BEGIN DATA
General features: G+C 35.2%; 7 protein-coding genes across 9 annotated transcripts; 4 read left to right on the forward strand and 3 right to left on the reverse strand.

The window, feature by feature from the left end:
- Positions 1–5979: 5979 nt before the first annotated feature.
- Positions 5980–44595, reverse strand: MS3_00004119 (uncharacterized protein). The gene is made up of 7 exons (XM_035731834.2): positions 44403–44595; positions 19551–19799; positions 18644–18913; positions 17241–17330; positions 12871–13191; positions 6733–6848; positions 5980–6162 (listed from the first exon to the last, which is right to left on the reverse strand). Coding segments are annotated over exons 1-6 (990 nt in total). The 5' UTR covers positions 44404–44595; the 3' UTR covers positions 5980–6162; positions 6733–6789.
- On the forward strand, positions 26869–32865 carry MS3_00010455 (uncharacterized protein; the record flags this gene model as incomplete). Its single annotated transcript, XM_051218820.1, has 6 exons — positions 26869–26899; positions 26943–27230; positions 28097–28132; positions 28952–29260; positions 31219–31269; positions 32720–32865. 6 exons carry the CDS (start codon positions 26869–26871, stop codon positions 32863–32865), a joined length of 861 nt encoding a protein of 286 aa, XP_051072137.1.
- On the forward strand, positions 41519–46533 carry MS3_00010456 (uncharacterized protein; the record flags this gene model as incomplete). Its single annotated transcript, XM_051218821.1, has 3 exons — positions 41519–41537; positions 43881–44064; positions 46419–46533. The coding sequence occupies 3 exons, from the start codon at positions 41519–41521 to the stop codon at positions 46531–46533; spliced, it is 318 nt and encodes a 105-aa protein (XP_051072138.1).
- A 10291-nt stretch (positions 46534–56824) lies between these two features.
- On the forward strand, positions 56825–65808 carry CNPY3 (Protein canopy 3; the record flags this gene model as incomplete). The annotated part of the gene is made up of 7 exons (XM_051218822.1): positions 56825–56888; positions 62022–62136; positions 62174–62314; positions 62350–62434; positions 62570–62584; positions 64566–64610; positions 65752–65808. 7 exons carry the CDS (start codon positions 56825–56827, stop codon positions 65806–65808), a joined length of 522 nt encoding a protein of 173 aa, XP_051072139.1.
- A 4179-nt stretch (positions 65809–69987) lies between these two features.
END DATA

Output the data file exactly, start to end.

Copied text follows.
General features: G+C 35.2%; 7 protein-coding genes across 9 annotated transcripts; 4 read left to right on the forward strand and 3 right to left on the reverse strand.

The window, feature by feature from the left end:
- Positions 1–5979: 5979 nt before the first annotated feature.
- Positions 5980–44595, reverse strand: MS3_00004119 (uncharacterized protein). The gene is made up of 7 exons (XM_035731834.2): positions 44403–44595; positions 19551–19799; positions 18644–18913; positions 17241–17330; positions 12871–13191; positions 6733–6848; positions 5980–6162 (listed from the first exon to the last, which is right to left on the reverse strand). Coding segments are annotated over exons 1-6 (990 nt in total). The 5' UTR covers positions 44404–44595; the 3' UTR covers positions 5980–6162; positions 6733–6789.
- On the forward strand, positions 26869–32865 carry MS3_00010455 (uncharacterized protein; the record flags this gene model as incomplete). Its single annotated transcript, XM_051218820.1, has 6 exons — positions 26869–26899; positions 26943–27230; positions 28097–28132; positions 28952–29260; positions 31219–31269; positions 32720–32865. 6 exons carry the CDS (start codon positions 26869–26871, stop codon positions 32863–32865), a joined length of 861 nt encoding a protein of 286 aa, XP_051072137.1.
- On the forward strand, positions 41519–46533 carry MS3_00010456 (uncharacterized protein; the record flags this gene model as incomplete). Its single annotated transcript, XM_051218821.1, has 3 exons — positions 41519–41537; positions 43881–44064; positions 46419–46533. The coding sequence occupies 3 exons, from the start codon at positions 41519–41521 to the stop codon at positions 46531–46533; spliced, it is 318 nt and encodes a 105-aa protein (XP_051072138.1).
- A 10291-nt stretch (positions 46534–56824) lies between these two features.
- On the forward strand, positions 56825–65808 carry CNPY3 (Protein canopy 3; the record flags this gene model as incomplete). The annotated part of the gene is made up of 7 exons (XM_051218822.1): positions 56825–56888; positions 62022–62136; positions 62174–62314; positions 62350–62434; positions 62570–62584; positions 64566–64610; positions 65752–65808. 7 exons carry the CDS (start codon positions 56825–56827, stop codon positions 65806–65808), a joined length of 522 nt encoding a protein of 173 aa, XP_051072139.1.
- A 4179-nt stretch (positions 65809–69987) lies between these two features.